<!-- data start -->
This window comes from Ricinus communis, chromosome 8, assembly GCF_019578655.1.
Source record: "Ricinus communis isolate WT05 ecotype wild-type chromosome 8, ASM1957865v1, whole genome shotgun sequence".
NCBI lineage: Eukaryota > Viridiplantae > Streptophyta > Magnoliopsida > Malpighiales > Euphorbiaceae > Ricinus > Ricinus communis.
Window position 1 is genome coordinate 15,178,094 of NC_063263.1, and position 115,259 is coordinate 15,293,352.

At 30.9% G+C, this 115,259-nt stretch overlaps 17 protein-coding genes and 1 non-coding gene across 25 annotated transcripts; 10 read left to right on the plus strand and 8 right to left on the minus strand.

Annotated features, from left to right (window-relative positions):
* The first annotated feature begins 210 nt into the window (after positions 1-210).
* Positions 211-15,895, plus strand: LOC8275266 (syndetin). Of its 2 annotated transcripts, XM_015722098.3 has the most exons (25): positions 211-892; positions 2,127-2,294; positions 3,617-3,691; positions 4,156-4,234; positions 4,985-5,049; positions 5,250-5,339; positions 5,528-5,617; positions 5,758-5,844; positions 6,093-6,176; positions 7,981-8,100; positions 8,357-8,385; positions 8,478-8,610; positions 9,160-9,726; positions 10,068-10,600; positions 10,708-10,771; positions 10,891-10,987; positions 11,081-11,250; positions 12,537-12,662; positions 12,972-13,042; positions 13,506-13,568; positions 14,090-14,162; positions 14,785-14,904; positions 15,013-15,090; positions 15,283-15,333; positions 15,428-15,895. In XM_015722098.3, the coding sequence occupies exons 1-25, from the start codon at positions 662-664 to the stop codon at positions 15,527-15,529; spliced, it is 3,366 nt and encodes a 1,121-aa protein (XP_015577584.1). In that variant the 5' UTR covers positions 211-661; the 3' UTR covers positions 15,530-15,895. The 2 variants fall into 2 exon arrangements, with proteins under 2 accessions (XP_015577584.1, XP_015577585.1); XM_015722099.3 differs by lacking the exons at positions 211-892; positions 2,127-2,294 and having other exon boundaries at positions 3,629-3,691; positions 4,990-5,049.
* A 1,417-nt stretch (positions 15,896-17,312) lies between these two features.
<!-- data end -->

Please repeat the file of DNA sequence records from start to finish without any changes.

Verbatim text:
This window comes from Ricinus communis, chromosome 8, assembly GCF_019578655.1.
Source record: "Ricinus communis isolate WT05 ecotype wild-type chromosome 8, ASM1957865v1, whole genome shotgun sequence".
NCBI lineage: Eukaryota > Viridiplantae > Streptophyta > Magnoliopsida > Malpighiales > Euphorbiaceae > Ricinus > Ricinus communis.
Window position 1 is genome coordinate 15,178,094 of NC_063263.1, and position 115,259 is coordinate 15,293,352.

At 30.9% G+C, this 115,259-nt stretch overlaps 17 protein-coding genes and 1 non-coding gene across 25 annotated transcripts; 10 read left to right on the plus strand and 8 right to left on the minus strand.

Annotated features, from left to right (window-relative positions):
* The first annotated feature begins 210 nt into the window (after positions 1-210).
* Positions 211-15,895, plus strand: LOC8275266 (syndetin). Of its 2 annotated transcripts, XM_015722098.3 has the most exons (25): positions 211-892; positions 2,127-2,294; positions 3,617-3,691; positions 4,156-4,234; positions 4,985-5,049; positions 5,250-5,339; positions 5,528-5,617; positions 5,758-5,844; positions 6,093-6,176; positions 7,981-8,100; positions 8,357-8,385; positions 8,478-8,610; positions 9,160-9,726; positions 10,068-10,600; positions 10,708-10,771; positions 10,891-10,987; positions 11,081-11,250; positions 12,537-12,662; positions 12,972-13,042; positions 13,506-13,568; positions 14,090-14,162; positions 14,785-14,904; positions 15,013-15,090; positions 15,283-15,333; positions 15,428-15,895. In XM_015722098.3, the coding sequence occupies exons 1-25, from the start codon at positions 662-664 to the stop codon at positions 15,527-15,529; spliced, it is 3,366 nt and encodes a 1,121-aa protein (XP_015577584.1). In that variant the 5' UTR covers positions 211-661; the 3' UTR covers positions 15,530-15,895. The 2 variants fall into 2 exon arrangements, with proteins under 2 accessions (XP_015577584.1, XP_015577585.1); XM_015722099.3 differs by lacking the exons at positions 211-892; positions 2,127-2,294 and having other exon boundaries at positions 3,629-3,691; positions 4,990-5,049.
* A 1,417-nt stretch (positions 15,896-17,312) lies between these two features.